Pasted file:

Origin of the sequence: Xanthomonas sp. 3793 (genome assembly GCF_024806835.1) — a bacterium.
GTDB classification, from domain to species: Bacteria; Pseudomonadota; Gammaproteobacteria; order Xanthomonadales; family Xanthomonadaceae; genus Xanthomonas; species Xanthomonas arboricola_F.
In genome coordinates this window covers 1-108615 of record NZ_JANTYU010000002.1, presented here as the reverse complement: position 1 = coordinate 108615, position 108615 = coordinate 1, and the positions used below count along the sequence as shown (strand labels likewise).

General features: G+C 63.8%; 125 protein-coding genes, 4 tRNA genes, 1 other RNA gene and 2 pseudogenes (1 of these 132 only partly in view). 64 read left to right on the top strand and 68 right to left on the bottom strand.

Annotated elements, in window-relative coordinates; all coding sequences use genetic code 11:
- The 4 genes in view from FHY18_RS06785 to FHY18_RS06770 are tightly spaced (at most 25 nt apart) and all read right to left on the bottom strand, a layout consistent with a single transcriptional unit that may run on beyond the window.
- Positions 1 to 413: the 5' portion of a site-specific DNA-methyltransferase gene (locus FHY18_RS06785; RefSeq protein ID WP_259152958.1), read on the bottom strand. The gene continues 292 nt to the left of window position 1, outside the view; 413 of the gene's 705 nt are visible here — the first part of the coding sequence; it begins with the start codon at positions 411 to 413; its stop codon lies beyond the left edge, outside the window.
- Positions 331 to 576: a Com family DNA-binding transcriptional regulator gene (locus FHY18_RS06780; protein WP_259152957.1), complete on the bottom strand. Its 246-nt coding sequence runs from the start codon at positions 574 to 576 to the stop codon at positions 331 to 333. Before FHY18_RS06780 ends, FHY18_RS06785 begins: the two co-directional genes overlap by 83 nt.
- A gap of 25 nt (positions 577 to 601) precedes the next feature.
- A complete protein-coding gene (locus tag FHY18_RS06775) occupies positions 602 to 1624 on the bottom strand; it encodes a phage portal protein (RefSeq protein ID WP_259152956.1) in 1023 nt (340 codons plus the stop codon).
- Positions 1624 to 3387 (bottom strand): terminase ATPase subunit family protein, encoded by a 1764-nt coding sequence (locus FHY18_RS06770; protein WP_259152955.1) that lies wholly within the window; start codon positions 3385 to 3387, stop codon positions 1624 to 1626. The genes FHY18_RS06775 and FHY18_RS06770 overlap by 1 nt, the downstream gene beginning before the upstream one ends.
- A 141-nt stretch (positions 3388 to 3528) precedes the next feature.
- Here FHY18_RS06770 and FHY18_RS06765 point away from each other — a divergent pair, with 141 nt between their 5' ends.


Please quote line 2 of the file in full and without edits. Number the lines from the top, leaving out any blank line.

GTDB classification, from domain to species: Bacteria; Pseudomonadota; Gammaproteobacteria; order Xanthomonadales; family Xanthomonadaceae; genus Xanthomonas; species Xanthomonas arboricola_F.